Tuesday, February 28, 2006

Editorial: Let's create waterfront for people

Aucklanders have a rare opportunity over the next month to conceive something splendid that could stand for all time. A large area of dockland lying between the Viaduct Harbour and the Harbour Bridge is about to be marked out for redevelopment. It takes little imagination to realise how important this will be for the shape and character of the city.

The area includes the tank farms of Wynyard Wharf. That site alone deserves a building as striking and definitive as Sydney's Opera House, except that the last thing Auckland ought to do is imitate anything. It is enough for now to see that a suitably large area at the end of the wharf is preserved in public ownership. That is the easy bit.

By far the hardest task is to look at the likely commercial uses of the rest of the area and preserve enough public space in the right places to make the Western Reclamation a success in every sense. This task involved much more than a civic design team sitting down with pleasant visions to draw neat plans on paper. The Auckland City Council has done that for the Western Reclamation and the result looks appalling. The proposed public areas amount to a half-hectare park on Daldy St and a long strip down the centre of Wynyard Wharf, which looks about as inviting as the public space the council has designed on the top of its buried rail terminal at Britomart.

The waterfront redevelopment on the eastern side of the central business district provides a lesson on what not to do for the western side. The tacky apartment buildings that have sprouted and the "mixed use" commercial-residential developments on the old railway marshalling yards along Quay St are a warning of what could happen to the west if the planners are not very careful. Aucklanders should not tolerate a repeat of Quay St; nor should they tolerate another development of apartments for apartments' sake.

The eastern CBD will always be separated from the sea by the working port, not so the western side. In fact the central wharves too, largely used by passenger ferries now, should be part of an accessible public waterfront. The city centre can expand westward between Fanshawe St and the water in a manner that takes full advantage of Auckland's location on a harbour much more expansive than Sydney's yet as sheltered and stunning from any angle.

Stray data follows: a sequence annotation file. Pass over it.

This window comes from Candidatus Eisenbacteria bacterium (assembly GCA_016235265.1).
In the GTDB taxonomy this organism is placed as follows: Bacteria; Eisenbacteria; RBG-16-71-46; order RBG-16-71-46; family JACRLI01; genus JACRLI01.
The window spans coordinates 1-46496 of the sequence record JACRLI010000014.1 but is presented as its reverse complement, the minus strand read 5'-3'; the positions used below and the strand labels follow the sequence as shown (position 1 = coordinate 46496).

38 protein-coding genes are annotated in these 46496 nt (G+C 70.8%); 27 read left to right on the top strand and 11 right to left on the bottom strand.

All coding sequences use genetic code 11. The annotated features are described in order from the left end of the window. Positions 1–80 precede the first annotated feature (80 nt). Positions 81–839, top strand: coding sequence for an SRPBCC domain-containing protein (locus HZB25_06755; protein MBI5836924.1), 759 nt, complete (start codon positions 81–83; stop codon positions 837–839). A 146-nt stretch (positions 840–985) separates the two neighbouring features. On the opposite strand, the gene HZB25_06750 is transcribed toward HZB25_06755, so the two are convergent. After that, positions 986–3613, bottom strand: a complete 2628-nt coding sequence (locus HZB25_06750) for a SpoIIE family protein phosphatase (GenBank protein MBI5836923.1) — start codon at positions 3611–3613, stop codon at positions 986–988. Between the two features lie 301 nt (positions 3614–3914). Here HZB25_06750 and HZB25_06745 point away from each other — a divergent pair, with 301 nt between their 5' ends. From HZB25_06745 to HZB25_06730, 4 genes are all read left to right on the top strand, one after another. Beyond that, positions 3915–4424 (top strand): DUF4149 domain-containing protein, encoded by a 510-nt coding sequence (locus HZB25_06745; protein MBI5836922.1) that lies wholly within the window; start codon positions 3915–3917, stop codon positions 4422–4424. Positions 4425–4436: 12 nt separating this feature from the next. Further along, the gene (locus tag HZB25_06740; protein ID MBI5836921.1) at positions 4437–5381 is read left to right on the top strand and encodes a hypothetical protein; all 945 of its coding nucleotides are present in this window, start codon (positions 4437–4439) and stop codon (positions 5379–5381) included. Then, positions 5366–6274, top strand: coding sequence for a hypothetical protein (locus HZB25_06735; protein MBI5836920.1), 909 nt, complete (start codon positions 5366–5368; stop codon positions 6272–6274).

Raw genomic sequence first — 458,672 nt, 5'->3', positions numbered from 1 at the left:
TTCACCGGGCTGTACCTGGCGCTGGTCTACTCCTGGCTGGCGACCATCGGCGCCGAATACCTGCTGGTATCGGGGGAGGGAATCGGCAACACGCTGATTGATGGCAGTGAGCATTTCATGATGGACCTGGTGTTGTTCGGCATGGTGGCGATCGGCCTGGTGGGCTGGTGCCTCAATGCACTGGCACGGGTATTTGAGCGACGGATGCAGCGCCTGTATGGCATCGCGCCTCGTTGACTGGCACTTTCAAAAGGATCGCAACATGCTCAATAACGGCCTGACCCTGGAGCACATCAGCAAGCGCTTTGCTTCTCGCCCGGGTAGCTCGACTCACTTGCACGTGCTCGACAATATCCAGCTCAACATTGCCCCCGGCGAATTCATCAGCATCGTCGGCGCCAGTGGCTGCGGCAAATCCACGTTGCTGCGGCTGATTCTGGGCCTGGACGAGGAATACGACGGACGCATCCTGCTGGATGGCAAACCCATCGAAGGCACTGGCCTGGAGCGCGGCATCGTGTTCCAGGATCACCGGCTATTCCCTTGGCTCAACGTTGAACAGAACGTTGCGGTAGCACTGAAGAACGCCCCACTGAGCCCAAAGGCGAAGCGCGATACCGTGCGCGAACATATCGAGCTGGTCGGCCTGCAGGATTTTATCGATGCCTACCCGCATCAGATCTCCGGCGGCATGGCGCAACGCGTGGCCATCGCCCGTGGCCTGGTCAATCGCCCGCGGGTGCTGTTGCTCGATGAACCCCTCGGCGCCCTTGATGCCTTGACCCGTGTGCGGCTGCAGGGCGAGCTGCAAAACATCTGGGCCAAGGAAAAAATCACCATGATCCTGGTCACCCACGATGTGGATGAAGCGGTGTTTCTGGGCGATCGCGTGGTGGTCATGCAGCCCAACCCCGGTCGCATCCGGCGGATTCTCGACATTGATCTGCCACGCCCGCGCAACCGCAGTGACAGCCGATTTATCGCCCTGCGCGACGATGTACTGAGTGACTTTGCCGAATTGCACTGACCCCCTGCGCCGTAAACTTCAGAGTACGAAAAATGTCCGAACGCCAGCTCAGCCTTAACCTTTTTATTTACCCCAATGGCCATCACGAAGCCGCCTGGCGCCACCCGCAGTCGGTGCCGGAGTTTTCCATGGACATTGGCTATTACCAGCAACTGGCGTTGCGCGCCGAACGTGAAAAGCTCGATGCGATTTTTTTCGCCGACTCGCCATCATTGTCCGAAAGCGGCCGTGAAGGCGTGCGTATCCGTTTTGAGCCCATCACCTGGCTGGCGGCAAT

The western development of the waterfront has already recorded a success at Viaduct Harbour. The popularity of that precinct of bars, restaurants and apartments has survived the loss of the America's Cup and provides the spur to extend the transformation all the way to Westhaven. The temptation is to try to simply replicate the Viaduct, but that might not work. We only need so much space for dining and nightlife.

The Western Reclamation may be more likely to remain a hive of boatmaking and marine servicing industries. Nothing enhances the pleasure of walking or sitting by the water than to be able to watch boats moving about and people attending to them. Rather than cordon off space for public use, the council should perhaps preserve the whole wharf perimeter in public ownership and permit maritime industries to operate in harmony with public spaces.

The most successful plans are not unduly prescriptive, but allow plenty of scope for private uses to develop naturally. Human activity is the essence of appealing places. It is more important than iconic architecture or artfully designed spaces, although these will have their place. Ports of Auckland Ltd and its owner the Auckland Regional Council will want to develop this land for their own, narrow, financial and operational needs. Auckland must take a wider view and create a lasting people place. The chance to develop a splendid maritime doorstep for the city centre might never come again.

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